Bibliofemme Bookclub An Irish Bookclub

January 10, 2012

The Birth of Venus by Sarah Dunant

Filed under: Book Reviews,Historical Fiction — The Techie @ 12:55 pm
The Birth of Venus Book Cover The Birth of Venus
Sarah Dunant
Historical Fiction
Random House Incorporated

The Birth of Venus is set in Florence during the turbulent 15th century. The city, once steeped in years of Medici luxury, is besieged by plague, threat of invasion and the righteous wrath of a fundamentalist monk called Savonarola.

This book interweaves Florentine history with the coming-of-age story of 14-year-old Alessandra. Unlike her counterparts, Alessandra is highly intelligent. She can speak Latin and Greek and has very little interest in dancing and clothes – but her dream is to become a painter. Unfortunately, the sole purpose of girls in 15th century Florence was to marry rich husbands and produce many children.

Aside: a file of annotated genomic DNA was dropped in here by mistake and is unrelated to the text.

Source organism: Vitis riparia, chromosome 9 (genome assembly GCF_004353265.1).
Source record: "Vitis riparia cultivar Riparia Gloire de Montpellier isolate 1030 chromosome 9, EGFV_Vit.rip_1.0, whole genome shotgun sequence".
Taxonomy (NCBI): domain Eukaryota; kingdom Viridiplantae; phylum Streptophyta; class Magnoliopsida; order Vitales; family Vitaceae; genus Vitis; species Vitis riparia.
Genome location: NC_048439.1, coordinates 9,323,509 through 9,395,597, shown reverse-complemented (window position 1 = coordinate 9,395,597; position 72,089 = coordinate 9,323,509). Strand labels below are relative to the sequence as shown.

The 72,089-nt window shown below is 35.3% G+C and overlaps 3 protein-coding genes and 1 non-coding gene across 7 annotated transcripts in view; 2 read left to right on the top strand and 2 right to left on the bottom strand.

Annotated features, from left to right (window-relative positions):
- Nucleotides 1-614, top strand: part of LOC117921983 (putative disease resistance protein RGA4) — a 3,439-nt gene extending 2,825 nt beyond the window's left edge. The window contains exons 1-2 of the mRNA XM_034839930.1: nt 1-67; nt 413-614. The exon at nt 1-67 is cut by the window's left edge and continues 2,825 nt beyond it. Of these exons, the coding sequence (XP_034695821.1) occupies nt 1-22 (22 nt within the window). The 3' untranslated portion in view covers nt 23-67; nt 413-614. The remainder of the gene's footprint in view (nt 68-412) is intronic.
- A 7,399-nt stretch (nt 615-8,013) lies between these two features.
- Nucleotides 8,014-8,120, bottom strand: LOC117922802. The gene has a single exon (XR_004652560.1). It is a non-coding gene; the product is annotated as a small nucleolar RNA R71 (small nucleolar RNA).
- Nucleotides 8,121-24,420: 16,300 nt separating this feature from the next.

Alessandra’s story, though central, is only one part of this multi-faceted and complex historical novel. Dunant’s characters include a fascinating array of women, each representing the various fates of the early Renaissance female: Alessandra’s lovely (if simple) sister Plautilla is interested only in marrying rich and presiding over a household; the brave Erila, Alessandra’s North African servant (and willing accomplice), has such a frank understanding of the limitations of her sex that she often escapes them; and Signora Cecchi, Alessandra’s beautiful but weary mother tries to encourage yet temper the passions of her wayward daughter.

As Florence struggles in Savonarola’s grip, a serial killer stalks the streets, the French invaders creep closer, and young Alessandra Cecchi must surrender her “childish” dreams and navigate her way into womanhood.

Sarah Dunant masterfully blends fact and fiction, producing a novel that is both exciting and enchanting. The Techie


October 2004


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